Do You Live Near a Mercury Hotspot? (MAP)

Let our journalists help you make sense of the noise: Subscribe to the Mother Jones Daily newsletter and get a recap of news that matters.


Coal-fired power plants are responsible for two-thirds of air-borne mercury pollution in the US—more than all the other sources combined. In a new report out this week, Environment America looks at where most of that pollution is coming from.

Using data from the EPA’s Toxics Release Inventory, the report finds that Texas was the biggest emitter of mercury in 2010, spewing 11,127 pounds into the atmosphere. (Six of the top nation’s top 10 mercury emitters are in the Lone Star State. Fairfield, Texas is home to the Big Brown Steam Electric Station and Lignite Coal Mine, which together were responsible for 1,610 pounds of mercury pollution.) Texas dwarfed Ohio, the second-highest emitter, which emitted 4,218 pounds. Pennsylvania, Missouri, and Indiana round out the top five.

The report also found that five companies were responsible for more than a third of mercury emissions from power plants. American Electric Power was responsible for the most, at 6,200 pounds, followed by Luminant Generation Co., Southern Co., Ameren Corp., and NRG Energy.

Here’s where most of that mercury pollution is concentrated:

Mercury pollution is bad for people—particularly little people. Kids who are exposed to mercury while their brains are developing can have diminished verbal and motor skills and lower IQs. It’s also bad for women who are or are hoping to get pregnant. The March of Dimes notes that babies exposed to mercury in utero “can suffer severe damage to the nervous system and may die,” or they “may have brain damage, learning disabilities and hearing loss.” Studies have found that 8 percent of women of child-bearing age have dangerous levels of mercury in their bodies, and the EPA estimates that up to 300,000 babies born each year may be at risk of developmental problems because of in utero exposure.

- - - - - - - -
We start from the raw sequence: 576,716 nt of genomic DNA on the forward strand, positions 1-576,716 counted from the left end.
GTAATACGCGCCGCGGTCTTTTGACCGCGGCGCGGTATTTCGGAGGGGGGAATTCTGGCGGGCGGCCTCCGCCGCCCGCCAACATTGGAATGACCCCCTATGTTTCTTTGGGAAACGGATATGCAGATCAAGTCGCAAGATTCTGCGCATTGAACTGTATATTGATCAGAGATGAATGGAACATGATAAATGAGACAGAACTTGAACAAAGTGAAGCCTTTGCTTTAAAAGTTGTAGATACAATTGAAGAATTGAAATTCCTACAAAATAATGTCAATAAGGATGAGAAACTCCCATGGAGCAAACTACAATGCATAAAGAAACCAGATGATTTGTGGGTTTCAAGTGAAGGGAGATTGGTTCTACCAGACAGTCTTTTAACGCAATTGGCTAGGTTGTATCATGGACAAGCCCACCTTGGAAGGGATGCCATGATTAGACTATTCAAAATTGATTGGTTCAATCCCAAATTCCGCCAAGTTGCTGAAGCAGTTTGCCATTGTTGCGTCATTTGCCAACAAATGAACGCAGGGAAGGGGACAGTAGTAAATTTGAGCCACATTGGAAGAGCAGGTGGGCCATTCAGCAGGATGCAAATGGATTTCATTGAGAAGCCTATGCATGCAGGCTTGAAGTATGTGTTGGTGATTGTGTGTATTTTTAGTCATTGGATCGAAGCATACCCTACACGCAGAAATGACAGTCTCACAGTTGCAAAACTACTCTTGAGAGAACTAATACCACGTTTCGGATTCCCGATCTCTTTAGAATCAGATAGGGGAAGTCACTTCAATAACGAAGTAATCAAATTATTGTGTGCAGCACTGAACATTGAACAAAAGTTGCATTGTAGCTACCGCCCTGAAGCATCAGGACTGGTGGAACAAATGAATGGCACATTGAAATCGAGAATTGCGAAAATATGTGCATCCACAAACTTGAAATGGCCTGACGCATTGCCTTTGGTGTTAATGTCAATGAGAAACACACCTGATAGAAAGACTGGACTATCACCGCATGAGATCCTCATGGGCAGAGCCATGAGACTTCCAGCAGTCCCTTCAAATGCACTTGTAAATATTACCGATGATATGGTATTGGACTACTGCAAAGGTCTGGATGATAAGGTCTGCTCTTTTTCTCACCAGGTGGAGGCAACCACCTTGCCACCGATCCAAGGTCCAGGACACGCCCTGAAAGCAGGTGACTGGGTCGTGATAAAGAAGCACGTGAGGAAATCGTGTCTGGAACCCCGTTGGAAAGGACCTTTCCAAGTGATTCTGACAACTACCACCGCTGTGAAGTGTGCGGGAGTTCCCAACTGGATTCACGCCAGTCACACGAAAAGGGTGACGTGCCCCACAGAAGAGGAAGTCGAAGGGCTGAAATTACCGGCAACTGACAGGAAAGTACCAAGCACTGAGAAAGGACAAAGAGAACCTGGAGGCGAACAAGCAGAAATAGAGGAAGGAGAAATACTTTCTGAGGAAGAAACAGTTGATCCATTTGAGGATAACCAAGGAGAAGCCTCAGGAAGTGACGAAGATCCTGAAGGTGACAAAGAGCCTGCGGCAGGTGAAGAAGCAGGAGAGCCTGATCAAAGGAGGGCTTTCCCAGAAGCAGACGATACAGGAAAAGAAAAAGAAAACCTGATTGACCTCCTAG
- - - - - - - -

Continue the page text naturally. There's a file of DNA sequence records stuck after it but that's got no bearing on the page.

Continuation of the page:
Meanwhile, in Washington, congressional Republicans have tried to block the EPA from instituting new mercury rules.

THE TRUTH IS...

what drives Mother Jones' team of 50-plus journalists. The truth is powerful, as evidenced by how hard those with something to hide, or profit to gain, seek to discredit it. The truth, stated boldly and reported meticulously, is what draws so many readers to Mother Jones.

And the truth is, going into the final 4 days of the year we still needed to raise $TK to hit our $350,000 goal and start 2021 on track. It's nerve-wracking, wondering if the big spike we normally see at the end of December is going to be another thing that doesn't go as planned in 2020, or worse, if, now that Donald Trump is set to leave the White House (for longer than a taxpayer-funded golf trip to a property he owns), folks might be pulling back from fighting for the truth and a democracy and think the hard work is done.

It's not, and if you can right now, please consider a year-end donation to support our team's fearless nonprofit journalism so we can close that big fundraising gap and finish the year strong, ready for all that's ahead in 2021. Whether you can give $5 or $500, it all matters in keeping us charging hard, and we'd be grateful.

payment methods

THE TRUTH IS...

what drives Mother Jones' team of 50-plus journalists. The truth is powerful, as evidenced by how hard those with something to hide, or profit to gain, seek to discredit it. The truth, stated boldly and reported meticulously, is what draws so many readers to Mother Jones.

And the truth is, going into the final 4 days of the year we still needed to raise $TK to hit our $350,000 goal and start 2021 on track. It's nerve-wracking, wondering if the big spike we normally see at the end of December is going to be another thing that doesn't go as planned in 2020, or worse, if, now that Donald Trump is set to leave the White House (for longer than a taxpayer-funded golf trip to a property he owns), folks might be pulling back from fighting for the truth and a democracy and think the hard work is done.

It's not, and if you can right now, please consider a year-end donation to support our team's fearless nonprofit journalism so we can close that big fundraising gap and finish the year strong, ready for all that's ahead in 2021. Whether you can give $5 or $500, it all matters in keeping us charging hard, and we'd be grateful.

payment methods

We Recommend

Latest

Sign up for our free newsletter

Subscribe to the Mother Jones Daily to have our top stories delivered directly to your inbox.

Get our award-winning magazine

Save big on a full year of investigations, ideas, and insights.

Subscribe

Support our journalism

Help Mother Jones' reporters dig deep with a tax-deductible donation.

Donate